Pirate Party ISP sets sail in Sweden

The world's first pirate-run Internet service provider has been launched in Sweden.

The Swedish Pirate Party, which made the headlines in May after it stepped in to host file-sharing search engine The Pirate Bay, has now become co-owner of new broadband provider Pirate ISP, which promises subscribers privacy.

Piratepartiet made itself unpopular with record industry bosses when it rescued The Pirate Bay after its previous ISP's owner was threatened with jail. The party has used parliamentary legal immunity to run the site from inside the Swedish Parliament, right under fellow lawmakers' noses.

Explaining the party's launch of the Pirate ISP, the new service provider's CEO, Gustav Nipe, told news site TorrentFreak: "If you see something and you think it's broken you build a patch and fix it. With that as a reference point we are launching an ISP. This is one way to tackle the big brother society."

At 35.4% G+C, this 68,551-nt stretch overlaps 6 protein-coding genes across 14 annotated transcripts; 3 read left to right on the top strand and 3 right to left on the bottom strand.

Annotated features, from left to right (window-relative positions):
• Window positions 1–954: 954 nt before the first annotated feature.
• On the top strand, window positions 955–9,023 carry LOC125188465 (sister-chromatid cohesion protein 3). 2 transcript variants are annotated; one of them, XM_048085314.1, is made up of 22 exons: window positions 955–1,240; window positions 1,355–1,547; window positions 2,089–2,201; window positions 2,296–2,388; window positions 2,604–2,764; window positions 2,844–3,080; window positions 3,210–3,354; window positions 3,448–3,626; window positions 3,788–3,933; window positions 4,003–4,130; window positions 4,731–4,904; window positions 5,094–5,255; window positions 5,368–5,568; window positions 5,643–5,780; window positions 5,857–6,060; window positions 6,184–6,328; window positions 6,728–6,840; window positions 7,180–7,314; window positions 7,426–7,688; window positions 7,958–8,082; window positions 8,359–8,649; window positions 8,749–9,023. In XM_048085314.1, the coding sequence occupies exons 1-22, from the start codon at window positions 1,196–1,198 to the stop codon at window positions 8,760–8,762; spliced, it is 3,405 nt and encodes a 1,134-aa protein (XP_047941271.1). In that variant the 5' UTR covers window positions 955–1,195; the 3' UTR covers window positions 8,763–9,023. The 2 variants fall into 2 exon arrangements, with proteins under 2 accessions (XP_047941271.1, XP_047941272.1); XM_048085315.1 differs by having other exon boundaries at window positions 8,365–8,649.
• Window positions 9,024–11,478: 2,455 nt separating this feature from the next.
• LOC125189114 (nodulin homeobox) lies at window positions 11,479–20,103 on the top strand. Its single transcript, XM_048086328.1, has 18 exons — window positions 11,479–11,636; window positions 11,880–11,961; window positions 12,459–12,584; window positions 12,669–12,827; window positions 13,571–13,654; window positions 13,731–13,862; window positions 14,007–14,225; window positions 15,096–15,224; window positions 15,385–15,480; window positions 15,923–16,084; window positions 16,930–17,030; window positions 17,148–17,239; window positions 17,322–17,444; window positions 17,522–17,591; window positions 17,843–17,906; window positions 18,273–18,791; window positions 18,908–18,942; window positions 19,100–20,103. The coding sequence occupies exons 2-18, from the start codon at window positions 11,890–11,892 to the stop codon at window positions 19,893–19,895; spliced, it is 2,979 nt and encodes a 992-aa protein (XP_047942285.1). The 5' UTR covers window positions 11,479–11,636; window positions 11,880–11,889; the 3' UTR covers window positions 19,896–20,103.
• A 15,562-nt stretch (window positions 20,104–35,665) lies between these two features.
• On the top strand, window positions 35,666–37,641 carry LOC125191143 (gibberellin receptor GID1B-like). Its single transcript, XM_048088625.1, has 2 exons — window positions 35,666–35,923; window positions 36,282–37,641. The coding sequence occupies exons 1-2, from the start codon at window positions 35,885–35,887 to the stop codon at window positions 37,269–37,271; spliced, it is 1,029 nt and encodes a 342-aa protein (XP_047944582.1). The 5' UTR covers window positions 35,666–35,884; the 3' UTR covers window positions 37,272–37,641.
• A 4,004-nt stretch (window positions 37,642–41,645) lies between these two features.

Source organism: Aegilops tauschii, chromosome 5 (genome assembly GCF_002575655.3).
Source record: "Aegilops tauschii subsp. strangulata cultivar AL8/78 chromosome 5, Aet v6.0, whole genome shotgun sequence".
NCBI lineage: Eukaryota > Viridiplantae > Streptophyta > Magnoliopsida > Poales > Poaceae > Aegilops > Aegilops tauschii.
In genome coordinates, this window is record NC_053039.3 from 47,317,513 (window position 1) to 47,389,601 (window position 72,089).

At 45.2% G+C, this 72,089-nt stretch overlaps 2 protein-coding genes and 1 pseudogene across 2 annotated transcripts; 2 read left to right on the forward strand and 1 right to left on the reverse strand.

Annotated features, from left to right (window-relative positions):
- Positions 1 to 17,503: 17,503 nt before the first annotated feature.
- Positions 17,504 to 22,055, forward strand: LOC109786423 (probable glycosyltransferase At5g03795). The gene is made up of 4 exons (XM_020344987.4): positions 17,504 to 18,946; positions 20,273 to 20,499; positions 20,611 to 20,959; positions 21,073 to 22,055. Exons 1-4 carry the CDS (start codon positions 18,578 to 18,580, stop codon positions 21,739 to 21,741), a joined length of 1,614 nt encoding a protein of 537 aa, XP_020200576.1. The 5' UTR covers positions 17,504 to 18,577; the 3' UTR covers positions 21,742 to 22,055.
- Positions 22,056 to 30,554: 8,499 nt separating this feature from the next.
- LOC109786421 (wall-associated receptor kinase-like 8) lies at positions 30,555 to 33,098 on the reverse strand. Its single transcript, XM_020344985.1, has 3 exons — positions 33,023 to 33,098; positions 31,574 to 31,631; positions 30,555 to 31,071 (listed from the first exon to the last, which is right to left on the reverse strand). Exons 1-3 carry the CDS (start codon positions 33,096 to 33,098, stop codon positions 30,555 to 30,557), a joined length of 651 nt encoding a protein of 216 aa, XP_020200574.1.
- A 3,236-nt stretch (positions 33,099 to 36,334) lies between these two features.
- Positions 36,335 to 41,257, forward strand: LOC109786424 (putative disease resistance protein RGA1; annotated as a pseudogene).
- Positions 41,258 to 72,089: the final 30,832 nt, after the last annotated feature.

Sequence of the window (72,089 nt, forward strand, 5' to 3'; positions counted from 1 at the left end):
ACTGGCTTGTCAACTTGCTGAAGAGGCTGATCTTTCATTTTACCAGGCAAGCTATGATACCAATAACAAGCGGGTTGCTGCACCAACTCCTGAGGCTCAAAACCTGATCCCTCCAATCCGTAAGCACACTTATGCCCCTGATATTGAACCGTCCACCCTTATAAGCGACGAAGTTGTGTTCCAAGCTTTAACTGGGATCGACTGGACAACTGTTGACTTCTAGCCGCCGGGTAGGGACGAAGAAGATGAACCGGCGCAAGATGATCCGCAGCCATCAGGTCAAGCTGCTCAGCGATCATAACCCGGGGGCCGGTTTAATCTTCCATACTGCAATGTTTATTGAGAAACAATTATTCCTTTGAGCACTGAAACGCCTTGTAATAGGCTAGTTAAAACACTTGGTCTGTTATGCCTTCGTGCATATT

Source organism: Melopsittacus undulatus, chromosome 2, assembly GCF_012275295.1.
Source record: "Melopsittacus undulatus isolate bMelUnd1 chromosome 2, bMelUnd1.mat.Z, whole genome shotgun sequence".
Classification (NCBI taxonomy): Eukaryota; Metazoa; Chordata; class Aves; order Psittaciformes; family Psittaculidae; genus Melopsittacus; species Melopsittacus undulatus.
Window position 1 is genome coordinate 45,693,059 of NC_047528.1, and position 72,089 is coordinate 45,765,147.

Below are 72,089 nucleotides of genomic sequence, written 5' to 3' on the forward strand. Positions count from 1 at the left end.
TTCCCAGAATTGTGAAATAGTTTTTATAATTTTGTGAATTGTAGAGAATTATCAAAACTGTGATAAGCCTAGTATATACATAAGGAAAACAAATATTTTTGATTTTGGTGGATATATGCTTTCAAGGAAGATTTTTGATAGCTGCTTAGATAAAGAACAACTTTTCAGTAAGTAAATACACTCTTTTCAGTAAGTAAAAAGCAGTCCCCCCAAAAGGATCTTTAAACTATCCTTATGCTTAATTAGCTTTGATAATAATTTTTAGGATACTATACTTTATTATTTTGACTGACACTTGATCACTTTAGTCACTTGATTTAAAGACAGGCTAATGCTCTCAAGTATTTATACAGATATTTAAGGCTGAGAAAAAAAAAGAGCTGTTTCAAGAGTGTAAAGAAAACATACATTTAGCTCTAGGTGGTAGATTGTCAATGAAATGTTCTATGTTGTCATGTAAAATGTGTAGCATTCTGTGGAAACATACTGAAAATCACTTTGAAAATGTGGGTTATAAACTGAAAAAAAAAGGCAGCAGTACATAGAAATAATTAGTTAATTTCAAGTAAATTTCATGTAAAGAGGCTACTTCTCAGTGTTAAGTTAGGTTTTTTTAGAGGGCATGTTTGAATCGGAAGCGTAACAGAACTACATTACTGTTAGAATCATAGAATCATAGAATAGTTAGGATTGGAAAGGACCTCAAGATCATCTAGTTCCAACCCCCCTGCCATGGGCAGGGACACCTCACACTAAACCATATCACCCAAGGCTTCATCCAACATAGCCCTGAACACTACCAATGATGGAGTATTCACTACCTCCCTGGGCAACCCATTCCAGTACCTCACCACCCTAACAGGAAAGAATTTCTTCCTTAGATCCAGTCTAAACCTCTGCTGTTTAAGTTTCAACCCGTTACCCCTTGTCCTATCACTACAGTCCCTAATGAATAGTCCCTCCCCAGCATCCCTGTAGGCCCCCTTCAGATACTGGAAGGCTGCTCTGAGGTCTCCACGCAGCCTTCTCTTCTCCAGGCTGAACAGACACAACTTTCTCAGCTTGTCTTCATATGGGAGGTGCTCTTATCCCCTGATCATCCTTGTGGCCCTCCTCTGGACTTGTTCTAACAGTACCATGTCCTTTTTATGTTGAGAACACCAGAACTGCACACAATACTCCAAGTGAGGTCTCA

"The Pirate ISP is needed in different ways," Nipe went on. "One is to compete with other ISPs, let them fight more for our Internet. If they don't behave there will always be someone else taking their share."

Pirate ISP plans to safeguard subscribers' anonymity using technology from ViaEuropa, creator of the iPredator anonymity service.

Already, the Pirate ISP looks set on a collision course with Swedish authorities, declaring that it will refuse to maintain logs of its users.

The broadband service began yesterday with beta testing by around 100 members of housing association LKF in the city of Lund, and plans to begin rolling out across Sweden by the end of the summer.